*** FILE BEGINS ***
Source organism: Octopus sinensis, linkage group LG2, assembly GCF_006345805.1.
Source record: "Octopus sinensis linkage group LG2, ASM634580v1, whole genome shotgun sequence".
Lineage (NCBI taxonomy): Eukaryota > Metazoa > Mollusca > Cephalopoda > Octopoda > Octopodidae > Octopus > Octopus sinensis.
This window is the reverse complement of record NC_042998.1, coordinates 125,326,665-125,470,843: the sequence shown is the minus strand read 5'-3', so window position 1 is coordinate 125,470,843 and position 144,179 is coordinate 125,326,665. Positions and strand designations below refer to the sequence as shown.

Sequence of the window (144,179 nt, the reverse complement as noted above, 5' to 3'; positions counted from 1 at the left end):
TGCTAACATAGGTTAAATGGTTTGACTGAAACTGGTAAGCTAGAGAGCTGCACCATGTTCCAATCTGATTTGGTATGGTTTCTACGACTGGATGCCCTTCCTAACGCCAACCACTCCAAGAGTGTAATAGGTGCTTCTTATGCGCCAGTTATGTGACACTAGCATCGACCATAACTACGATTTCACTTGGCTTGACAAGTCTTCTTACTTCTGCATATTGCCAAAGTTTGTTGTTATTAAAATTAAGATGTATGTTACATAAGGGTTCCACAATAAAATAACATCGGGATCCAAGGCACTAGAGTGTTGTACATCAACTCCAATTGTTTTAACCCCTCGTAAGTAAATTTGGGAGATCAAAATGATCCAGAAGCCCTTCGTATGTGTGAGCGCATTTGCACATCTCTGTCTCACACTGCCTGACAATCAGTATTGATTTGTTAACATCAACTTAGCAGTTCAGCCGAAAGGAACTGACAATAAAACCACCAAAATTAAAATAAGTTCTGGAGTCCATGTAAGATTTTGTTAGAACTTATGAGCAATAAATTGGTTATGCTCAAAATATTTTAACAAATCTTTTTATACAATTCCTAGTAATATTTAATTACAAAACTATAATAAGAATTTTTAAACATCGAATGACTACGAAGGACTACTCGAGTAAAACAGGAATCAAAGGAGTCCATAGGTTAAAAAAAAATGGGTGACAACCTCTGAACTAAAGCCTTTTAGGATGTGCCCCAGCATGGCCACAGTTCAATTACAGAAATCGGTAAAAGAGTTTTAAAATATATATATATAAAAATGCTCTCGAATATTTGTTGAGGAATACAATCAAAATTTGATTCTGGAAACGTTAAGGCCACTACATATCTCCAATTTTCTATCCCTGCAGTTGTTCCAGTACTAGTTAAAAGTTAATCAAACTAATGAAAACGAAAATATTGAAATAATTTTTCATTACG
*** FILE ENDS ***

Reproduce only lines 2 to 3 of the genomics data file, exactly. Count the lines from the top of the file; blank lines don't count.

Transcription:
Source record: "Octopus sinensis linkage group LG2, ASM634580v1, whole genome shotgun sequence".
Lineage (NCBI taxonomy): Eukaryota > Metazoa > Mollusca > Cephalopoda > Octopoda > Octopodidae > Octopus > Octopus sinensis.